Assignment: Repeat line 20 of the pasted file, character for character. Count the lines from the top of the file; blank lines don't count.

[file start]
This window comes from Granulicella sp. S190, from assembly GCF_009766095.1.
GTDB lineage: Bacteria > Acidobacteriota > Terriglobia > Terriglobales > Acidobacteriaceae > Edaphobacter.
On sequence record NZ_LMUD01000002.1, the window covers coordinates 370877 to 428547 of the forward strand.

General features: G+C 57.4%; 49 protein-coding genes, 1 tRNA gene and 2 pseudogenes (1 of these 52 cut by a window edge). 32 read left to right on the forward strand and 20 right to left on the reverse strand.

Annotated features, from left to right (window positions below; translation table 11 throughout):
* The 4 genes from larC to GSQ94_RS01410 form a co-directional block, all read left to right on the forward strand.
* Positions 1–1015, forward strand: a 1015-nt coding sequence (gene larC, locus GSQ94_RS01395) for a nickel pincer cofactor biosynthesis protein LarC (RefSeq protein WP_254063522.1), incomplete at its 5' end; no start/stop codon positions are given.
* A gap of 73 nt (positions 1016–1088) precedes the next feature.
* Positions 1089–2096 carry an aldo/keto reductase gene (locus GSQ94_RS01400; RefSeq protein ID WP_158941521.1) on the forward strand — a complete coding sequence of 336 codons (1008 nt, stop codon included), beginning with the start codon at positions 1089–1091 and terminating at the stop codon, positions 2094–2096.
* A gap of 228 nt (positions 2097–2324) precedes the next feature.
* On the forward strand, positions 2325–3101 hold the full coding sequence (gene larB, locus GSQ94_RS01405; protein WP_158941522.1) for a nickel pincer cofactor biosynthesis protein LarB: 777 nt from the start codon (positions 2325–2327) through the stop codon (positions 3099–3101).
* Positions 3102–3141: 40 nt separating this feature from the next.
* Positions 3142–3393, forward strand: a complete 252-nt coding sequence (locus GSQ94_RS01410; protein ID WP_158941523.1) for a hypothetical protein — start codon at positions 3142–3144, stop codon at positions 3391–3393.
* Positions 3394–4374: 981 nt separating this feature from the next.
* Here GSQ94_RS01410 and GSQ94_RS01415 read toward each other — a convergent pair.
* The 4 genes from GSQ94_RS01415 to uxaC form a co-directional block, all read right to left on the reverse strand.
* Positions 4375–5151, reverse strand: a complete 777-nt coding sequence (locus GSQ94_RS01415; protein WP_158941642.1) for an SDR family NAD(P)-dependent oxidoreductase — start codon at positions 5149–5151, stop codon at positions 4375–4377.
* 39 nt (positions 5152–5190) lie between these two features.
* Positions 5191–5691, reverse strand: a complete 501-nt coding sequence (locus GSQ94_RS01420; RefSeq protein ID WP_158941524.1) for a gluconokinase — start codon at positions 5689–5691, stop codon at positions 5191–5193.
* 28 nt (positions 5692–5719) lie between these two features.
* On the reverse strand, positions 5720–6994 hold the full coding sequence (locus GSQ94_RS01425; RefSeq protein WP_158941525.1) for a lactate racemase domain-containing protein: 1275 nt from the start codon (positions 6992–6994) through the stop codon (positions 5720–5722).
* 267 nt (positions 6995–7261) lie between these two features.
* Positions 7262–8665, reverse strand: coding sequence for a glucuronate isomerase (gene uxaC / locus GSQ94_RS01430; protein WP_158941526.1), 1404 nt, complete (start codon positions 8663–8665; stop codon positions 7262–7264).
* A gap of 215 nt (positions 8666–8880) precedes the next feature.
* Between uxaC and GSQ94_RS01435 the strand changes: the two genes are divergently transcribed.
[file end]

* 28 nt (positions 5692–5719) lie between these two features.